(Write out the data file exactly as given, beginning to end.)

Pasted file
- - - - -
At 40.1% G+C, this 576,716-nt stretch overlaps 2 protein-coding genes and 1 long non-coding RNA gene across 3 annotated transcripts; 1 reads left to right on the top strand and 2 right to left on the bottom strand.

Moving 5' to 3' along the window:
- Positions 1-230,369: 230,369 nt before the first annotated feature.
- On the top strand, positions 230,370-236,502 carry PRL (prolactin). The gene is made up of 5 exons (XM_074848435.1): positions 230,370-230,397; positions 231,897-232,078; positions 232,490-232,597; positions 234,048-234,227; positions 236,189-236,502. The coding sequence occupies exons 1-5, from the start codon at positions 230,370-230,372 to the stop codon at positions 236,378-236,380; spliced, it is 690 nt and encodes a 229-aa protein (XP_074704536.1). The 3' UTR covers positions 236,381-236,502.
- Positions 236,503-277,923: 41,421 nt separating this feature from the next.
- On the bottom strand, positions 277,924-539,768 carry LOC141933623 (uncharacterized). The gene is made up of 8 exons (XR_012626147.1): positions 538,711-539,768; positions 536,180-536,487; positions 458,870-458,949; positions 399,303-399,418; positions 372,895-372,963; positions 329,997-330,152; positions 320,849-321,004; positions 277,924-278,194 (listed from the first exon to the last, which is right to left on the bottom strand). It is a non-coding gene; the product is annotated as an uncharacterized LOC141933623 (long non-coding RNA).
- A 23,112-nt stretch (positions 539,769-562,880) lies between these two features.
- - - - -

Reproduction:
At 40.1% G+C, this 576,716-nt stretch overlaps 2 protein-coding genes and 1 long non-coding RNA gene across 3 annotated transcripts; 1 reads left to right on the top strand and 2 right to left on the bottom strand.

Moving 5' to 3' along the window:
- Positions 1-230,369: 230,369 nt before the first annotated feature.
- On the top strand, positions 230,370-236,502 carry PRL (prolactin). The gene is made up of 5 exons (XM_074848435.1): positions 230,370-230,397; positions 231,897-232,078; positions 232,490-232,597; positions 234,048-234,227; positions 236,189-236,502. The coding sequence occupies exons 1-5, from the start codon at positions 230,370-230,372 to the stop codon at positions 236,378-236,380; spliced, it is 690 nt and encodes a 229-aa protein (XP_074704536.1). The 3' UTR covers positions 236,381-236,502.
- Positions 236,503-277,923: 41,421 nt separating this feature from the next.
- On the bottom strand, positions 277,924-539,768 carry LOC141933623 (uncharacterized). The gene is made up of 8 exons (XR_012626147.1): positions 538,711-539,768; positions 536,180-536,487; positions 458,870-458,949; positions 399,303-399,418; positions 372,895-372,963; positions 329,997-330,152; positions 320,849-321,004; positions 277,924-278,194 (listed from the first exon to the last, which is right to left on the bottom strand). It is a non-coding gene; the product is annotated as an uncharacterized LOC141933623 (long non-coding RNA).
- A 23,112-nt stretch (positions 539,769-562,880) lies between these two features.